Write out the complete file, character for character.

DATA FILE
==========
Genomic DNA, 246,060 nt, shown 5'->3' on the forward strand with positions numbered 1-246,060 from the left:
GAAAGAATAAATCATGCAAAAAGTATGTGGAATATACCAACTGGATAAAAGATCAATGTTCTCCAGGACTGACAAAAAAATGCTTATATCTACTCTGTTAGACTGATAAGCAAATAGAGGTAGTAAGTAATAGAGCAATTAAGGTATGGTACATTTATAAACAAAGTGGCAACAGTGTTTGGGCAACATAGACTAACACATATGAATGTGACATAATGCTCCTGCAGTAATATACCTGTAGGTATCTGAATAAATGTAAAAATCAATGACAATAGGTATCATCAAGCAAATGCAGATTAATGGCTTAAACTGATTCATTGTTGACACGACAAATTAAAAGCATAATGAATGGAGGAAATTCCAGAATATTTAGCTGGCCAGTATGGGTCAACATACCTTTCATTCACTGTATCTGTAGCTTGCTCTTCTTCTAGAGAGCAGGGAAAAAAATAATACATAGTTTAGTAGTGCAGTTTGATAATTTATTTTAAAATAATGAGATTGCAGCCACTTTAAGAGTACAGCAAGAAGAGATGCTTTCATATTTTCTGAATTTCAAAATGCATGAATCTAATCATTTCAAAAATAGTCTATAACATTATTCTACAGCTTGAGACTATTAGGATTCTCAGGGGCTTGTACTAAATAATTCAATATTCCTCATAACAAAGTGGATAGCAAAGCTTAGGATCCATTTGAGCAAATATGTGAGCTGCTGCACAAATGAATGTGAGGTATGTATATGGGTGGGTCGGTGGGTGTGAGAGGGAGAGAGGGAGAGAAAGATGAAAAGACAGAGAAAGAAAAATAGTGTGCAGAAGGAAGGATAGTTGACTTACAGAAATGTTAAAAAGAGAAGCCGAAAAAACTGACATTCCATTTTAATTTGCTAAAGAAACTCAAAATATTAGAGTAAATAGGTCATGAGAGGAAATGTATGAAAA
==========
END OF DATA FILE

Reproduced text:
Genomic DNA, 246,060 nt, shown 5'->3' on the forward strand with positions numbered 1-246,060 from the left:
GAAAGAATAAATCATGCAAAAAGTATGTGGAATATACCAACTGGATAAAAGATCAATGTTCTCCAGGACTGACAAAAAAATGCTTATATCTACTCTGTTAGACTGATAAGCAAATAGAGGTAGTAAGTAATAGAGCAATTAAGGTATGGTACATTTATAAACAAAGTGGCAACAGTGTTTGGGCAACATAGACTAACACATATGAATGTGACATAATGCTCCTGCAGTAATATACCTGTAGGTATCTGAATAAATGTAAAAATCAATGACAATAGGTATCATCAAGCAAATGCAGATTAATGGCTTAAACTGATTCATTGTTGACACGACAAATTAAAAGCATAATGAATGGAGGAAATTCCAGAATATTTAGCTGGCCAGTATGGGTCAACATACCTTTCATTCACTGTATCTGTAGCTTGCTCTTCTTCTAGAGAGCAGGGAAAAAAATAATACATAGTTTAGTAGTGCAGTTTGATAATTTATTTTAAAATAATGAGATTGCAGCCACTTTAAGAGTACAGCAAGAAGAGATGCTTTCATATTTTCTGAATTTCAAAATGCATGAATCTAATCATTTCAAAAATAGTCTATAACATTATTCTACAGCTTGAGACTATTAGGATTCTCAGGGGCTTGTACTAAATAATTCAATATTCCTCATAACAAAGTGGATAGCAAAGCTTAGGATCCATTTGAGCAAATATGTGAGCTGCTGCACAAATGAATGTGAGGTATGTATATGGGTGGGTCGGTGGGTGTGAGAGGGAGAGAGGGAGAGAAAGATGAAAAGACAGAGAAAGAAAAATAGTGTGCAGAAGGAAGGATAGTTGACTTACAGAAATGTTAAAAAGAGAAGCCGAAAAAACTGACATTCCATTTTAATTTGCTAAAGAAACTCAAAATATTAGAGTAAATAGGTCATGAGAGGAAATGTATGAAAA